President Donald Trump also uses social media to circumvent the press and the norms of office. He even argued—over Twitter—that a tweet was sufficient notice to Congress of his decision to take military action against Iran last week. Despite a steady slew of tweets and impromptu press chats, as of January 7 CNN reported a press briefing has not been held for over 300 days. White House press secretary Stephanie Grisham has downplayed the need for regular briefings, with Politico reporting in September that she described the briefings, during a Fox and Friends interview, as an act of “theater” for reporters seeking “to get famous.”

Elsewhere, leaders from Brazil’s Jair Bolsonaro, who blasted a journalist on Twitter who was investigating his son, and Nayib Bukele in El Salvador, whose administration banned two journalists from press briefings, rely on social media and avoid uncomfortable questions from reporters.

While the British parliament isn’t retreating from its twice-daily press briefings, the decision to move the location has potentially troubling repercussions.

The Independent reported on January 6 that the briefings were moved from the Houses of Parliament to 9 Downing Street, and that power over who controls access will be moved from Parliamentary authorities to the government.

Ian Murray, executive director of the Society of Editors, told CPJ the relocation could “hamper the ability of the media to scrutinize the government.”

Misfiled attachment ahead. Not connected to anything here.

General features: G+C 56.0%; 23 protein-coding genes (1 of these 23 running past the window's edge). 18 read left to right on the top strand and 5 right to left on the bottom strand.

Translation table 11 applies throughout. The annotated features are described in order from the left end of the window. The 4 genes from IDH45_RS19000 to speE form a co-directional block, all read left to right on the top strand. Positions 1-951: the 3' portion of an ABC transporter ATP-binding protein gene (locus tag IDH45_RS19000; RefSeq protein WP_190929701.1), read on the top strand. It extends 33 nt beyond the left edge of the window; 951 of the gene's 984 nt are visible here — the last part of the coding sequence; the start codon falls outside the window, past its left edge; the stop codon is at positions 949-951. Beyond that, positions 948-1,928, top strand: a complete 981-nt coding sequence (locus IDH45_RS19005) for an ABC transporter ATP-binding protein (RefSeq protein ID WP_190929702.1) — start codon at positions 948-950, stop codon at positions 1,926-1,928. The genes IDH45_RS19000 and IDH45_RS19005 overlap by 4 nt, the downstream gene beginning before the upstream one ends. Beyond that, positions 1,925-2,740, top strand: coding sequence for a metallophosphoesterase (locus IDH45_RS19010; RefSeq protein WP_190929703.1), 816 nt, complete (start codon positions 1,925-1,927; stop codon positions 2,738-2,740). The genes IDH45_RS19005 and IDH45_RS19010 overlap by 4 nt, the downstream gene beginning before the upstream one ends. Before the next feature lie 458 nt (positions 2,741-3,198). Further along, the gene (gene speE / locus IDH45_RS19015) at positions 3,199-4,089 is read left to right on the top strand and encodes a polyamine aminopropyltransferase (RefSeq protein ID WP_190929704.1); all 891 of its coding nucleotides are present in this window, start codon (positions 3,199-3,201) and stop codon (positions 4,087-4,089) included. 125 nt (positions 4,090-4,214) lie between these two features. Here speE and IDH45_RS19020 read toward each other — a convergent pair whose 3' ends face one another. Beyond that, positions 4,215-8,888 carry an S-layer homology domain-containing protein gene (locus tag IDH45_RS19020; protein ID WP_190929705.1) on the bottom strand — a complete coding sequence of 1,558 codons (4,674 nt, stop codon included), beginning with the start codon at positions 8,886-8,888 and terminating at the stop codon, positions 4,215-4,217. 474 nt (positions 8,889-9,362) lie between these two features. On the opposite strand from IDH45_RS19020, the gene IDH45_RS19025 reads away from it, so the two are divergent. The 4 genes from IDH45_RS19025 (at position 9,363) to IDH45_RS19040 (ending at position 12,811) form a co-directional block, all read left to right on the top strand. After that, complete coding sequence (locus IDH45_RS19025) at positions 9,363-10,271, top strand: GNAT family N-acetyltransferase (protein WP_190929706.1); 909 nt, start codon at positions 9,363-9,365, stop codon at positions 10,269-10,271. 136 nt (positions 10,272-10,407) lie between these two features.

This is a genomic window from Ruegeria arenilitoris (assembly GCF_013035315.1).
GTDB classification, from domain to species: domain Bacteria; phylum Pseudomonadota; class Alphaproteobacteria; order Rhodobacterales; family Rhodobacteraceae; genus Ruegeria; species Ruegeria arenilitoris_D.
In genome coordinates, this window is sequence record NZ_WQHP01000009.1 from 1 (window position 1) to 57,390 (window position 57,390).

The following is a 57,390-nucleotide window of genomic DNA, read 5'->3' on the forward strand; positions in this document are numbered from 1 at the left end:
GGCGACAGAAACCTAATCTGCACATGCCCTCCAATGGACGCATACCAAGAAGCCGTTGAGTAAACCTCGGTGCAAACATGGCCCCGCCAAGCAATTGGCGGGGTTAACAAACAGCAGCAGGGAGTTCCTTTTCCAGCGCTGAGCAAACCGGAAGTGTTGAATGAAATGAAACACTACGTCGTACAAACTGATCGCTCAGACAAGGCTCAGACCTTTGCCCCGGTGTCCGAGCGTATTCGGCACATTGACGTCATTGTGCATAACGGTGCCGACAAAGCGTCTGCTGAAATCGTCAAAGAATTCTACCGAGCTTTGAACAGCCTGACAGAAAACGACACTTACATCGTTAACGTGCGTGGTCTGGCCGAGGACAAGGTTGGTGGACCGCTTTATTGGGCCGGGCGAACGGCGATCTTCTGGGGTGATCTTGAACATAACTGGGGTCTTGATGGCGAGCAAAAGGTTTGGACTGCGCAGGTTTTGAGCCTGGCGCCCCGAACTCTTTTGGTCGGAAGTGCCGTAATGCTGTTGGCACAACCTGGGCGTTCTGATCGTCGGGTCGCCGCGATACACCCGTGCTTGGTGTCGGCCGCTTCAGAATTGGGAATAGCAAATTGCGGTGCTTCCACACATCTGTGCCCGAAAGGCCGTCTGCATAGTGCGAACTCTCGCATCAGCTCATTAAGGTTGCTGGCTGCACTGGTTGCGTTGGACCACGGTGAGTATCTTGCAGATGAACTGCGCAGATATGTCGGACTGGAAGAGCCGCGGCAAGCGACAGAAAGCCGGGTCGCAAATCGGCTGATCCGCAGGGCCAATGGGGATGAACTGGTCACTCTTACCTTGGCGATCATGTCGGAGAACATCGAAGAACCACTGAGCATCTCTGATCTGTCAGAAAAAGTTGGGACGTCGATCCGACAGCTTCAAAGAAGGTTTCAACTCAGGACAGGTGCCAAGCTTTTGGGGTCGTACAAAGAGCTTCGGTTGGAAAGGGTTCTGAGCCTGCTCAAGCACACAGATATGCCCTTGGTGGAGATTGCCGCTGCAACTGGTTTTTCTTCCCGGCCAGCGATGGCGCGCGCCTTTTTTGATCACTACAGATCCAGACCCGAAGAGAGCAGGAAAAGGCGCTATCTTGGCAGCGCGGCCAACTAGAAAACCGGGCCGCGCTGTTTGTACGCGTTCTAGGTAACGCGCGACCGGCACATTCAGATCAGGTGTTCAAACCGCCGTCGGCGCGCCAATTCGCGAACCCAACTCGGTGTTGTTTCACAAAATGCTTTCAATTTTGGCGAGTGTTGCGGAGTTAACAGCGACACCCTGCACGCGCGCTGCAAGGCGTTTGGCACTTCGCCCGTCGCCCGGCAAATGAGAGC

The Society of Editors’ letter said that the move will make it harder for “lobby correspondents”—reporters granted privileged access to Parliament—to cover Westminster. It cited issues including navigating security, not being able to carry a mobile phone, and the distance between 9 Downing Street and Parliament making it harder to cover parliamentary sessions and the briefings.

A spokesperson for the prime minister’s office told CPJ via email yesterday that journalists would be allowed to keep their phones. The spokesperson added, “This change means senior officials are more readily available to members of the press and has neither changed the frequency of briefings nor the level of press access.”

While acknowledging that the move would allow access to more government advisers, Murray said he was concerned about the lack of consultation with the press and added that the move would have an impact on smaller news outlets.

“There are concerns that the government could, at some time in the future, use the new arrangements to restrict access to the briefings, although nothing has been suggested from the new administration along those lines,” Murray said via email, adding, “On the whole this is a strange state of affairs from an administration that has a journalist as its Prime Minister—both regional and national papers—and has expressed strong support for a free press and freedom of expression.”